Animal Sacrifice and Animal Welfare Board


India is a nation that stands strong with a population of over a billion people and is also a land of diversity. This multiplicity is also perceptible in the sphere of religion. Billion people in the population recognize themselves in different religions and inculcate the customs and accept all norms and traditions that their religion demands them to follow. One is so immersed in their religion that nothing comes before or is above their religion. All religions have different values, beliefs, and traditions and one is expected to adhere to these. When so many communities live together in a society then the existence of communal disharmony is no surprise. Hinduism, the oldest religion in India believes that most gods have an animal as a symbol of themselves and their connection to it. Although the animals are not the direct extension of god in some spiritual form or anything but they are considered as a part of god’s personality.

The cow is considered very holy and to protect it from all harm is the utmost priority. According to data released by the Ministry of Home Affairs, 278 people were killed in 2098 communal incidents in different parts of the country. But the protection of other animals is not as prominent as to the extent of the measures taken to protect cows. While a man is lynched in the name of religion or rather for the protection of the cow, it can be concluded that a man who is worthy of protecting himself is numbed in the name of religion, although the Article 21of the Indian constitution reads as “No person shall be deprived of his life or personal liberty except according to a procedure established by law”.

In a country like India, where even a man falls prey to beliefs of religion, animals are mere objects that act as an aid to the needs of humans. Animals are regarded as sheer objects for wanton human use and consumption. Many religions still practice the ritual of animal sacrifice and do not find it villainous in any way as to them it is an act to please god and goddess which in return will bring them good fortune, prosperity, or happiness.

National Law Banning Animal Sacrifice: 2018–2019[1]

At least since 2010, there has also been a recurring discussion of a national law banning animal sacrifice in Hindu temples. In the previous scene of the Chilaw controversy, the Prime Minister D.M. Jayaratne, said that there would be a national prohibition on animal sacrifice in Sri Lanka, as he was meeting with Hindu commanders in Gampaha. Jayaratne contemplated that animals sacrificed in the disgusting view of religious events. After 2 years as the Chilaw case was pending before the appellate court, Nishantha Sri Wamasinghe, a spokesperson for Jathika Hela Urumaya “JHU” ones again was known for a nationwide ban on animal sacrifice. Bikya News encapsulated Wamasinghe’s remarks, by telling that he contended that “as a Sinhala Buddhist country Sri Lanka has the right to protect animals which are in accordance with Buddhist teachings’ ‘ (Sri Lanka’s Buddhist 2012). They stated another anonymous JHU official as arguing that animal sacrifice needs to be scrapped because “today’s modern world these practices or exercising are not required to perform religious service”.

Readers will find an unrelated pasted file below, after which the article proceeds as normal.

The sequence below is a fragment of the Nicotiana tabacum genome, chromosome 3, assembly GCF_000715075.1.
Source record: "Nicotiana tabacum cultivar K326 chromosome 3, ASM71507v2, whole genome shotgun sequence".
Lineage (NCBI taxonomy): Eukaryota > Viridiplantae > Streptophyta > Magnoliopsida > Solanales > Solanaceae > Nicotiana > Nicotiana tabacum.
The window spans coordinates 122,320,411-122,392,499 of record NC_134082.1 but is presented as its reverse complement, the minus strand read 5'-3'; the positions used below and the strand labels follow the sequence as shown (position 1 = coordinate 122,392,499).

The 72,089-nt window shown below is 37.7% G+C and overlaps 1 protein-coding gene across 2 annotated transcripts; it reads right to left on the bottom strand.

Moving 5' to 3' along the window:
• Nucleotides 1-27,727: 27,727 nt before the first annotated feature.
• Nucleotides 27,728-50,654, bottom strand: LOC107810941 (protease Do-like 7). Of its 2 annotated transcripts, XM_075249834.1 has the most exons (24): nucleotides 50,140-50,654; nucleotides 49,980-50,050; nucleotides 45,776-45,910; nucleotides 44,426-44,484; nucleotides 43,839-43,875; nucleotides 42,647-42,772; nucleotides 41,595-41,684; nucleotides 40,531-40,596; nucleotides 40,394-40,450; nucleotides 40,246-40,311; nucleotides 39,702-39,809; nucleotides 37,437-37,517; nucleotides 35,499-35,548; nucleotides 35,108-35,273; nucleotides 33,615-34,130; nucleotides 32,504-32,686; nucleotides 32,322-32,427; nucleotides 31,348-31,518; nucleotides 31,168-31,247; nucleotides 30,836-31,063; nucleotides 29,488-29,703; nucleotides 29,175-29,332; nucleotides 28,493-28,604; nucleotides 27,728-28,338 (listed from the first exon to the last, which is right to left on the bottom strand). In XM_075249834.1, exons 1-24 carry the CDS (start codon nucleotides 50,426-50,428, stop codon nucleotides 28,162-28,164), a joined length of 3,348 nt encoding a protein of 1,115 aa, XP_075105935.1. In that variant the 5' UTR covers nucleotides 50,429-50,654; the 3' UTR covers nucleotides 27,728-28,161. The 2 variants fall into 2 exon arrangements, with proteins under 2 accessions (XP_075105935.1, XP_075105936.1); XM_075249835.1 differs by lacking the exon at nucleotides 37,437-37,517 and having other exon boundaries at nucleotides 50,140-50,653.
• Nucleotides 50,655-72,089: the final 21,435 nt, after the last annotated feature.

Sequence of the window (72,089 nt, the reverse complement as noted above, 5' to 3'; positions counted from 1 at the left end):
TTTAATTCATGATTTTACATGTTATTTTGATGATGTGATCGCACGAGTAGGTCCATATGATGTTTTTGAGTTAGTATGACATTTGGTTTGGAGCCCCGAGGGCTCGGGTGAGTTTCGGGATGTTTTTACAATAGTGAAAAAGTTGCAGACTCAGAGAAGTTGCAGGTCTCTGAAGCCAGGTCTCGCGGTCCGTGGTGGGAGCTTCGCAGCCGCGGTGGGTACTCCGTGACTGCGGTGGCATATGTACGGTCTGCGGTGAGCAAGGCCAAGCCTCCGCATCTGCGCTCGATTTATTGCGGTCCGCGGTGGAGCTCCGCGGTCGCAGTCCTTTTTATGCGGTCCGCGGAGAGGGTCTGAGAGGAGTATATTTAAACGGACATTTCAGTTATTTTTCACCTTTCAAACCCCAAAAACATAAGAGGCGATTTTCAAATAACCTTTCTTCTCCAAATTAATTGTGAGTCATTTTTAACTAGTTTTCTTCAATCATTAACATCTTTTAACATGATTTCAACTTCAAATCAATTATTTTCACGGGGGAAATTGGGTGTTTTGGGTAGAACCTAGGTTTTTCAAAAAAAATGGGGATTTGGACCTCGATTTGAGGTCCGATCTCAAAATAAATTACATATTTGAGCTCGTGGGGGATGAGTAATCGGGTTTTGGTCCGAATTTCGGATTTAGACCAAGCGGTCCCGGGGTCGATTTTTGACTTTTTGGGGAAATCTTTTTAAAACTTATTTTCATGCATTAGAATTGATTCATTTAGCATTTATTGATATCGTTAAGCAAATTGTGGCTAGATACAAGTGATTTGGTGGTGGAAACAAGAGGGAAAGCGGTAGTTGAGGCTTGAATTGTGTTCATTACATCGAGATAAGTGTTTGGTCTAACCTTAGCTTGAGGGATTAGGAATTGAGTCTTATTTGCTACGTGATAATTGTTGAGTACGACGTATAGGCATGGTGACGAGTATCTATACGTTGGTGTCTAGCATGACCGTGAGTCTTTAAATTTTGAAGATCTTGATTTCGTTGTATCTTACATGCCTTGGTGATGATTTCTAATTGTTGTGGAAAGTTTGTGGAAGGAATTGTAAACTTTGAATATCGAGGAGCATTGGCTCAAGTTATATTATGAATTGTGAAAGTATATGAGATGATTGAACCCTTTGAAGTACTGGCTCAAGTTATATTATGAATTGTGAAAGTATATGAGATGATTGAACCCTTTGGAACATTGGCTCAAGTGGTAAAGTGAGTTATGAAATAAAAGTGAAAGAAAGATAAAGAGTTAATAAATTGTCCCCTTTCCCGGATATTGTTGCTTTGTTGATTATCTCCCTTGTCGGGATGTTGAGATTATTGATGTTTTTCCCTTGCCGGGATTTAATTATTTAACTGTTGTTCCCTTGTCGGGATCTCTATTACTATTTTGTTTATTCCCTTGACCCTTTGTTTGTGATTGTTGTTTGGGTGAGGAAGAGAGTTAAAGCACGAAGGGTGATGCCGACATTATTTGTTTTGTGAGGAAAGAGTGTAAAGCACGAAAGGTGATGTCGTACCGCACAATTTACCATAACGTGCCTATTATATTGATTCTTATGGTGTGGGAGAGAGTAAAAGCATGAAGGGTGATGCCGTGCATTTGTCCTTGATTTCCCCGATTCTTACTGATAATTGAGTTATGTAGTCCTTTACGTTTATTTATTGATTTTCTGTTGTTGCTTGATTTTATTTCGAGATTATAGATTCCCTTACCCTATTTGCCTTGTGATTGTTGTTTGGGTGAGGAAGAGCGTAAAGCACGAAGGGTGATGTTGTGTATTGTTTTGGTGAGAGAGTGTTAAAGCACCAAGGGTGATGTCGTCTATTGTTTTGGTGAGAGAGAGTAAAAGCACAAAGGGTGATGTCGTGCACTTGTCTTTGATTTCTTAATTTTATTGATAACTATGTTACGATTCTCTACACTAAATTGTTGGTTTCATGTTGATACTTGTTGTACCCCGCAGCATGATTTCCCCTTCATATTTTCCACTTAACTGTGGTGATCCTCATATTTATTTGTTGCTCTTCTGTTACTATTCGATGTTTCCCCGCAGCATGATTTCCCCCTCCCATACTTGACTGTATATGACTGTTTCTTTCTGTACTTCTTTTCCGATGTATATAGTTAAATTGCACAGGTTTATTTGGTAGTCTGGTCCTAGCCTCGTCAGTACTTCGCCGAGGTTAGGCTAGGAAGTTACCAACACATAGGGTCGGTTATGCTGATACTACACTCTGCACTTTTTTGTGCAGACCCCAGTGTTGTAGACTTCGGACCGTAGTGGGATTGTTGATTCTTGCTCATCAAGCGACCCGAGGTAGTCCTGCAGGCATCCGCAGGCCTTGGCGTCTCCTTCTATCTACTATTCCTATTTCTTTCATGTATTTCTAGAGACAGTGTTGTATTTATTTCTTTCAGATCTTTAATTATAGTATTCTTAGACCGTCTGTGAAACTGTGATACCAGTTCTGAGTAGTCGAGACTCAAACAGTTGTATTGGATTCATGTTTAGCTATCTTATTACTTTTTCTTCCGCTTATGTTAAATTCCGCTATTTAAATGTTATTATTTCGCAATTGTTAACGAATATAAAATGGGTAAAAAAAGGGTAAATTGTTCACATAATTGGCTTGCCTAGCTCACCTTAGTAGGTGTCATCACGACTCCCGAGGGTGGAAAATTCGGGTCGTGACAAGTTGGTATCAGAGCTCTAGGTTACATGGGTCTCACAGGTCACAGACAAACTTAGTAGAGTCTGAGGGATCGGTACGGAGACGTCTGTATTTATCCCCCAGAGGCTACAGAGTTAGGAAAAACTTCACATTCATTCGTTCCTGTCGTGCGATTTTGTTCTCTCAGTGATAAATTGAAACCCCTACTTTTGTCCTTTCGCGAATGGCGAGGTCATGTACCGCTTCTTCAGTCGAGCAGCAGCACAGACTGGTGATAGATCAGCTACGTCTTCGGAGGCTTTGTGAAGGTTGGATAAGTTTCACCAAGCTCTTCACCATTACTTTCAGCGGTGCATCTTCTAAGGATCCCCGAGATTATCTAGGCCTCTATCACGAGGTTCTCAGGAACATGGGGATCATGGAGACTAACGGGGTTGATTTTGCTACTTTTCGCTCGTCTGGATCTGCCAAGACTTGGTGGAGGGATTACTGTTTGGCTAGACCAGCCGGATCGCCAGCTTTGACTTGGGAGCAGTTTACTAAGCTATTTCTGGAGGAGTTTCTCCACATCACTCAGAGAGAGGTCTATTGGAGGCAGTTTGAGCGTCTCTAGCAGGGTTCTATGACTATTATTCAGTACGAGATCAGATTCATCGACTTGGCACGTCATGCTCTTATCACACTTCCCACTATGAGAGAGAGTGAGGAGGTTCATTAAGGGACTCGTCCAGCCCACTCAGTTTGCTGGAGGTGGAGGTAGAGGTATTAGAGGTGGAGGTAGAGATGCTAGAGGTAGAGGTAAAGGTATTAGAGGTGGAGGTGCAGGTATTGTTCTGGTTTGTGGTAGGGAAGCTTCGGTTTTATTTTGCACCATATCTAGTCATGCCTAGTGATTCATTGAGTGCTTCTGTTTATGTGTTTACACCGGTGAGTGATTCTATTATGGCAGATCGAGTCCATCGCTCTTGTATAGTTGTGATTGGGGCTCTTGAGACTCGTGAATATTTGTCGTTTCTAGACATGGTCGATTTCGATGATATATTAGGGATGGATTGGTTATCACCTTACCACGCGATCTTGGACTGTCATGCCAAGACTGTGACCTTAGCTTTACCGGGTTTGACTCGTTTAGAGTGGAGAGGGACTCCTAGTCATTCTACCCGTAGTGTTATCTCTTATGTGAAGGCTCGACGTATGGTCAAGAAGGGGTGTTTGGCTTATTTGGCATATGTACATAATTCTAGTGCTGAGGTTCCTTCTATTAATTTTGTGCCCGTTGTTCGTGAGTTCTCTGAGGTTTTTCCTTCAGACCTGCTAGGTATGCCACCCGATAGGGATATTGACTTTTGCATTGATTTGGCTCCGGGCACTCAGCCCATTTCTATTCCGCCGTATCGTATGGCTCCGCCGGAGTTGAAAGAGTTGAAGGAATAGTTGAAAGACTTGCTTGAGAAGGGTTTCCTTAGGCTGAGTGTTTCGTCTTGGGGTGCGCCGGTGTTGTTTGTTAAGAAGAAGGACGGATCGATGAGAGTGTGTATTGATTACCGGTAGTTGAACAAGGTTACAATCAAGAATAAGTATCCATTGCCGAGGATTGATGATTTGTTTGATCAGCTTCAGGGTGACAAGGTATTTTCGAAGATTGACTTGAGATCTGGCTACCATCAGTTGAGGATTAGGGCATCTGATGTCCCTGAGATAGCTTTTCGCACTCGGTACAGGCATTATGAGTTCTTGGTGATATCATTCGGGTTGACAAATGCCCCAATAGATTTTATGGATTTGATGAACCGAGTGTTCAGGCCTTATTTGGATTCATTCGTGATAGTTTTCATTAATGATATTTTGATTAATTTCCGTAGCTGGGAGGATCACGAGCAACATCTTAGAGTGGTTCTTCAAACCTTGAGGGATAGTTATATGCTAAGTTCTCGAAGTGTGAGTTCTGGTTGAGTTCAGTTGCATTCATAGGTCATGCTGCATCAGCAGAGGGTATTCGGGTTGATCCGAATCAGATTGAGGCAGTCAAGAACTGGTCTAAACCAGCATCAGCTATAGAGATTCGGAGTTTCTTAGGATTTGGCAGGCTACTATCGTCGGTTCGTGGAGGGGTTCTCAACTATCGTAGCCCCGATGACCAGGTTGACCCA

Around the same time, a third JHU official, Omalpe Sobitha Thera, called for Kovil minister (of religion) to broadcast the ritual so the country could see the animal sacrifices. Then they mourn that priests were moving down with the ceremonies and rituals even though the “All Ceylon Hindu Congress has acknowledged that this animal sacrifice is not a ritual of the Hindu religion but a myth which was surviving amongst the people” (JHU wants the animal sacrifice telecast 2012). In September 2011, the Public Relations and Public Affairs Minister Mervyn Silva organized a 200-300 people’s march in the protest of the sacrifices at Munneswaram.

In 2016, forcibly one month before the Jaffna case was presented to the High Court, discussion resurfaced about a national ban, led by the Minister of Improvement, Displacements is on Reforms and Hindu Religious Affairs, D. M. Swaminathan. According to the Daily News stated that the Minister by saying that his individual beliefs were that “animal sacrifices or offering in religious temples should be prohibited” and that he trusts the majority of people supported such a ban, it’s a “ritual or business 2018”. In the month of February 2016, Minister Swaminathan pronounced that he decided to initiate the Prevention of Animal Sacrifice in Hindu Shrines Bill which, as the name recommended, would criminalize animal sacrifice in all Hindu temples. Despite public oaths, it took two and a half years before Swaminathan gratified his guarantee.

In September 2018, the Minister presented and handed such a bill to the Cabinet (Cabinet Proposal to Ban Animal Sacrifices 2018). According to this came after “more than 300 to 400 Buddhist monks and brothers handed over a petition to the administration with 750,000 signatures rivals in the exercise of animal sacrifice”.

Religious Perspective-

In the current time famous and mostly known Hinduism is affected by many practices and faiths. In aspects of rituals and worship practices, both Tantric and Sanskrit effects have come up with shaping lived Hinduism. Tantric and Tantra-guided practices, including but not restricted to blood donations and animal sacrifice, have found their way into the popular or conventional Hinduism, for example, into ojha practices. These practices and exercises as well as others connected to Tantra have been against the Smarta Hinduism and continue to be for a number of reasons. It is true that the Tantric textual tradition of uccatana in general and as related to the goddess Dhumavati includes blood offerings; moreover, self-protective and destructive Tantric rituals use animal sacrifice in a very specific form and for a very specific reason, namely, to get rid of Blood: Text and Context of Animal Sacrifice boost the ritual with the potency of an ostensibly powerful animal species.